As with many cuisines that migrate from one culture to another, much is lost when West African food transitions to a new environment. Osseo-Asare talks longingly of the textures absent from Ghanaian food produced stateside. In Ghana, she notes, most households own an asanka, a shallow, ridged bowl used for mashing vegetables, spices, meat and fish. The instrument, similar to a mortar and pestle, shreds food instead of pureeing it like a blender, which can pulverize an ingredient’s cell structure and destroy its fresh flavors.

Osseo-Asare offers an example: A classic student meal in Ghana might consist of tomatoes, onions, hot peppers, sardines or corned beef, which will be mashed in the asanka and scooped up straight from the bowl with pieces of kenkey, a firm fermented corn dough. Its flavors are fresh, immediate, direct.

The cooking you find around Washington cannot begin to compare with the freshness of traditional West African cooking, in large part because the ingredients themselves are often not fresh. Just walk around the Afrik International Food Market in Hyattsville. Shelves and refrigerator cases are stuffed with all manner of exotic ingredients: uziza leaves, bitterleaf, egusi seed, pepper soup mixes, watche leaves, alligator peppers, cubed goat meat and much more. All of it is either frozen or dried.

But more than the quality of the ingredients, the people who call themselves chefs around here may not have much official training in the kitchen. This month, I sat down with the chef at Wazobia, Edward Edoho, who says he learned Nigerian cooking from his mother, a restaurant owner in their home country. His two daughters now run the Shaw restaurant. Edoho was absolutely engaging on the subjects of the Nigerian civil war and tribal politics; he showed little interest in discussing food.

Not to put too fine a point on this, but West African food needs good ambassadors who can help demystify the subject for Westerners. They can help explain why African meat is so often tough and chewy (short answer: They like their meat well-done). They can explain the excessive use of palm oil (it provides much-needed calories). They can explain how to tone down the heat on dishes (go easy on the shito, a molten condiment). They can even explain the proper technique for eating fufu with those ubiquitous stews.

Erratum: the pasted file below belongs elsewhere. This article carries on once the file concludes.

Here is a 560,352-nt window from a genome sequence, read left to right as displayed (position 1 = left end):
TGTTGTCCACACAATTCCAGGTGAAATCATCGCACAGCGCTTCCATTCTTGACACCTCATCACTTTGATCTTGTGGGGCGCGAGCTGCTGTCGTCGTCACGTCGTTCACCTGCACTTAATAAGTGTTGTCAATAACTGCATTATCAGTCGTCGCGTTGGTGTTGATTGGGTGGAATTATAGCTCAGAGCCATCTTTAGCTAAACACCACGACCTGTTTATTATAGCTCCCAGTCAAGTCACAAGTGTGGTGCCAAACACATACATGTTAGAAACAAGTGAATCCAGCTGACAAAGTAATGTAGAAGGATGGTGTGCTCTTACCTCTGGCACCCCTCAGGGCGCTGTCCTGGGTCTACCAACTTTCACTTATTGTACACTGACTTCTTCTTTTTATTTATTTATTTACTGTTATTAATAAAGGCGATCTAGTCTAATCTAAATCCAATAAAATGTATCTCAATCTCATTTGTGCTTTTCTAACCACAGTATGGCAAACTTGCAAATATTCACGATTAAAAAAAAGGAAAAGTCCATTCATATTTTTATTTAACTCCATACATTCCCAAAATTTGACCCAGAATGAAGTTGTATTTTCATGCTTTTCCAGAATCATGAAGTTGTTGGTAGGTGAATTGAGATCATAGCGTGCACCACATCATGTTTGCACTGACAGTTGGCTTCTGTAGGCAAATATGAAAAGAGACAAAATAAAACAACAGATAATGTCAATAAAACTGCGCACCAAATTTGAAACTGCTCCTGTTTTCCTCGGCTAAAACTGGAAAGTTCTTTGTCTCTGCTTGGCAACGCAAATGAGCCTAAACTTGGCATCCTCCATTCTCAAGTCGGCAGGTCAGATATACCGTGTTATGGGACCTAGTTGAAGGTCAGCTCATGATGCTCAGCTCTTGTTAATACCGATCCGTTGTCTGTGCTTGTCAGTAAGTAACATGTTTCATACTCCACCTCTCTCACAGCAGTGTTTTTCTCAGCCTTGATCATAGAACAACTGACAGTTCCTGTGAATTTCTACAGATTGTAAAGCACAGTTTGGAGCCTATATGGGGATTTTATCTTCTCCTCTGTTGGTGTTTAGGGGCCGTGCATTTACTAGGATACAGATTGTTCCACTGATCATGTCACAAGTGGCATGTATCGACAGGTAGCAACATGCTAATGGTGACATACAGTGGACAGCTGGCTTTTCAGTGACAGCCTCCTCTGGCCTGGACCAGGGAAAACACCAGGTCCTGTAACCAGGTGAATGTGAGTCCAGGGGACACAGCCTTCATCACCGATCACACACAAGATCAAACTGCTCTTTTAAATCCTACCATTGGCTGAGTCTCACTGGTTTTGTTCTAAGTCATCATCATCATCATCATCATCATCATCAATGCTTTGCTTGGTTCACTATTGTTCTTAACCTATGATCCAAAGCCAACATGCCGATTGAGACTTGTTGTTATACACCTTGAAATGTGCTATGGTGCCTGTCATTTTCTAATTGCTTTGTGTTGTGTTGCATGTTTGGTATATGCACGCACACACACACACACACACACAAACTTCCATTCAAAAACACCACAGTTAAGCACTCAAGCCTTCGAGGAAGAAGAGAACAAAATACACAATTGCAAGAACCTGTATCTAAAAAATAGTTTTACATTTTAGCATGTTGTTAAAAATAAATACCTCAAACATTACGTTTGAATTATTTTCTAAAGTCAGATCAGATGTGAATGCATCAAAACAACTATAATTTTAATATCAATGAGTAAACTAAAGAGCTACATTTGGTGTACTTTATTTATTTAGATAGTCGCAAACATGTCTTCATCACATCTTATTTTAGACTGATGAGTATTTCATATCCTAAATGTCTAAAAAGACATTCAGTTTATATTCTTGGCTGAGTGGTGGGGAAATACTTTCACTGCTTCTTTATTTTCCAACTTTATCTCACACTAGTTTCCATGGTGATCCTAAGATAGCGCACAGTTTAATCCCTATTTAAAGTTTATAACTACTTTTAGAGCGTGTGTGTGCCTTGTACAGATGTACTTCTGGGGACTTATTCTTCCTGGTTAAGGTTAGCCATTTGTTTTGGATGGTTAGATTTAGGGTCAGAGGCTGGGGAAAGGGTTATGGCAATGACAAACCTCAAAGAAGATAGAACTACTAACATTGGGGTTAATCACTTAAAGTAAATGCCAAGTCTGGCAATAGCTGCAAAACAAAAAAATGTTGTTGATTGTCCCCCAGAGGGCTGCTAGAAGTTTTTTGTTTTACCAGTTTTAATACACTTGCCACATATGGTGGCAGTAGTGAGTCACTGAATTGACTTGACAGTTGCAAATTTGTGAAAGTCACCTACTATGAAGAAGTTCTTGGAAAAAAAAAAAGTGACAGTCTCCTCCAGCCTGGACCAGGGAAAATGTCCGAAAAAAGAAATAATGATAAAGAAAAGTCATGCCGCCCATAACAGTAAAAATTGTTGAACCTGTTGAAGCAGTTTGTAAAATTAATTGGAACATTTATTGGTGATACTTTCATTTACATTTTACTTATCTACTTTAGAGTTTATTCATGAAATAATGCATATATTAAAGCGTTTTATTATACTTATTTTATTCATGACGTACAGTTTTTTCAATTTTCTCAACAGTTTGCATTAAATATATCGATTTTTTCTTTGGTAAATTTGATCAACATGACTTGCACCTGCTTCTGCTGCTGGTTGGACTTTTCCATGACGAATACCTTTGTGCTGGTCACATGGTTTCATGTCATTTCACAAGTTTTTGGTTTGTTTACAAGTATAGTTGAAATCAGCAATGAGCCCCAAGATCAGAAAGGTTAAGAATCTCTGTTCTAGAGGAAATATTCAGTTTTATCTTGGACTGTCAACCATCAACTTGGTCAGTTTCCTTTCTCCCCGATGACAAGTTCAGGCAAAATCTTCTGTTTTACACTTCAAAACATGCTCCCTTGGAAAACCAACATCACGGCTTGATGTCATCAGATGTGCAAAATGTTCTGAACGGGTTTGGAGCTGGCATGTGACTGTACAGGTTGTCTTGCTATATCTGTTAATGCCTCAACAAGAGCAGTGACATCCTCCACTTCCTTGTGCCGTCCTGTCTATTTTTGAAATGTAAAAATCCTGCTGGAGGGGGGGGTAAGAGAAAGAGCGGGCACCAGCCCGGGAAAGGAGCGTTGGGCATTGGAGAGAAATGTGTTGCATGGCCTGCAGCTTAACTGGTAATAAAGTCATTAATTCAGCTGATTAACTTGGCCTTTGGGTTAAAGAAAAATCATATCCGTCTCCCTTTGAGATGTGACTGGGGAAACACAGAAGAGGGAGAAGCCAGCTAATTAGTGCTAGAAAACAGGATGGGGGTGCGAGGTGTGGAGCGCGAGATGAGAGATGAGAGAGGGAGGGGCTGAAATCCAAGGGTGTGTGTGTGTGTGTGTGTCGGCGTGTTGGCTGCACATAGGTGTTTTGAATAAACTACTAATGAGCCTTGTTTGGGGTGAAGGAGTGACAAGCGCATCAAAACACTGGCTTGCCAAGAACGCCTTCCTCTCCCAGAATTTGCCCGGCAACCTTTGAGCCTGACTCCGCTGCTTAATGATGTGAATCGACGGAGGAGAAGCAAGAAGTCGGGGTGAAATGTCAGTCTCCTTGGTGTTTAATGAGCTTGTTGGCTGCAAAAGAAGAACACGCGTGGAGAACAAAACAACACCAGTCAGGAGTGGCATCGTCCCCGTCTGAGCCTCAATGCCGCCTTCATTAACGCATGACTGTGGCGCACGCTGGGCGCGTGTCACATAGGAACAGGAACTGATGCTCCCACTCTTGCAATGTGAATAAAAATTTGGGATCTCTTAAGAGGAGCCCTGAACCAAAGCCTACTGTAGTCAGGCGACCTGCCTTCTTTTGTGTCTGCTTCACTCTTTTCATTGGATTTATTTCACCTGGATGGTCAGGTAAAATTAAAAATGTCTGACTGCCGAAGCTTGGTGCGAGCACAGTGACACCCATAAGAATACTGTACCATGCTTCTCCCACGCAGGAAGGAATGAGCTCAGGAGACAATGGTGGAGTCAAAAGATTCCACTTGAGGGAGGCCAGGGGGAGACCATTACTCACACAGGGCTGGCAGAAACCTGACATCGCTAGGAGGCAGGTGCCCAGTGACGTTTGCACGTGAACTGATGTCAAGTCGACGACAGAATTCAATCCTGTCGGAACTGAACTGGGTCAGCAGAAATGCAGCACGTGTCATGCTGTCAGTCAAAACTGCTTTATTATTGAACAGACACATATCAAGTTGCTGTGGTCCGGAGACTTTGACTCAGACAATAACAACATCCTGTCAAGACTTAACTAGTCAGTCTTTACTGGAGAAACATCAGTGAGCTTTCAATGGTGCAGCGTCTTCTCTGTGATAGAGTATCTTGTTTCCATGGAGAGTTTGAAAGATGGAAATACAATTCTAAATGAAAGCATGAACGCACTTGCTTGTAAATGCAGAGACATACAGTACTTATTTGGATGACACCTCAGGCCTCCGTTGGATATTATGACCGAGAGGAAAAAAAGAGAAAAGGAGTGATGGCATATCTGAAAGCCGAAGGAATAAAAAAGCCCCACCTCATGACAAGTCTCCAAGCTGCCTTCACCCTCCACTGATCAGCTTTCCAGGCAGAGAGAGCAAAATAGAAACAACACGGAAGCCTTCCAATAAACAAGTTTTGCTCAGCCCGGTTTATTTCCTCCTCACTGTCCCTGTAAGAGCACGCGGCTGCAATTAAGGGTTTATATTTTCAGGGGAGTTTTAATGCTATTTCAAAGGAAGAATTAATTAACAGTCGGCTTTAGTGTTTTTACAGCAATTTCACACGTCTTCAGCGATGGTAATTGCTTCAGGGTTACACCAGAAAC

That latter bit of knowledge can help a hapless novice save face in a West African restaurant. The proper technique is to pinch off a hunk from the sticky fufu ball, press your thumb into the dough to create a spoon, scoop up the stew and swallow the bite whole.

“You almost slurp it up and, theoretically, let it slide right down your throat. I could never make that happen,” says David Kamen, chef and instructor at the Culinary Institute of America in Hyde Park, N.Y.

Kamen’s wife, Patience, apparently lives up to her name. She’s a West African — half Ghanaian, half Liberian — who has come to accept that her husband will chew his fufu. So, apparently, has her family, though Kamen adds: “I still get teased for it.”

If anyone can help drag West African food into the American mainstream, it’s Osseo-Asare. In 1971, she fell in love with a Ghanaian man while in college and wanted to marry him. But to ease her parents’ concern, she agreed to live in Ghana for a year, alone and without her beau’s influence, to see whether she could accept the cultural differences. Twelve months later, she loved the country almost as much as she loved her man. They’re still married.

These days, Osseo-Asare, 62, writes an informative blog called BETUMIblog (“betumi” is an Akan word meaning, essentially, “can do”), dedicated to African cooking. She has also been working for years on a comprehensive cookbook with Barbara Baeta, a leading authority on West African cooking based in Ghana. The pair has had a hard time finding a publisher.

“They’ve told me they love” the manuscript, Osseo-Asare says, “but they don’t think there’s a market for it.”

She’s not deterred. In fact, Osseo-Asare sees hope for the cuisines of West Africa, as chefs increasingly turn to foreign cultures for inspiration and as immigrants look for ways to make their native cooking more accessible to Western palates. Here’s my own small contribution: a less-oily egusi stew.

“I think African cooking may very well become the next big thing,” she says. “Ghana is where Brazil was 30 years ago.”

Glossary of West African ingredients


Goat and Beef With Egusi Sauce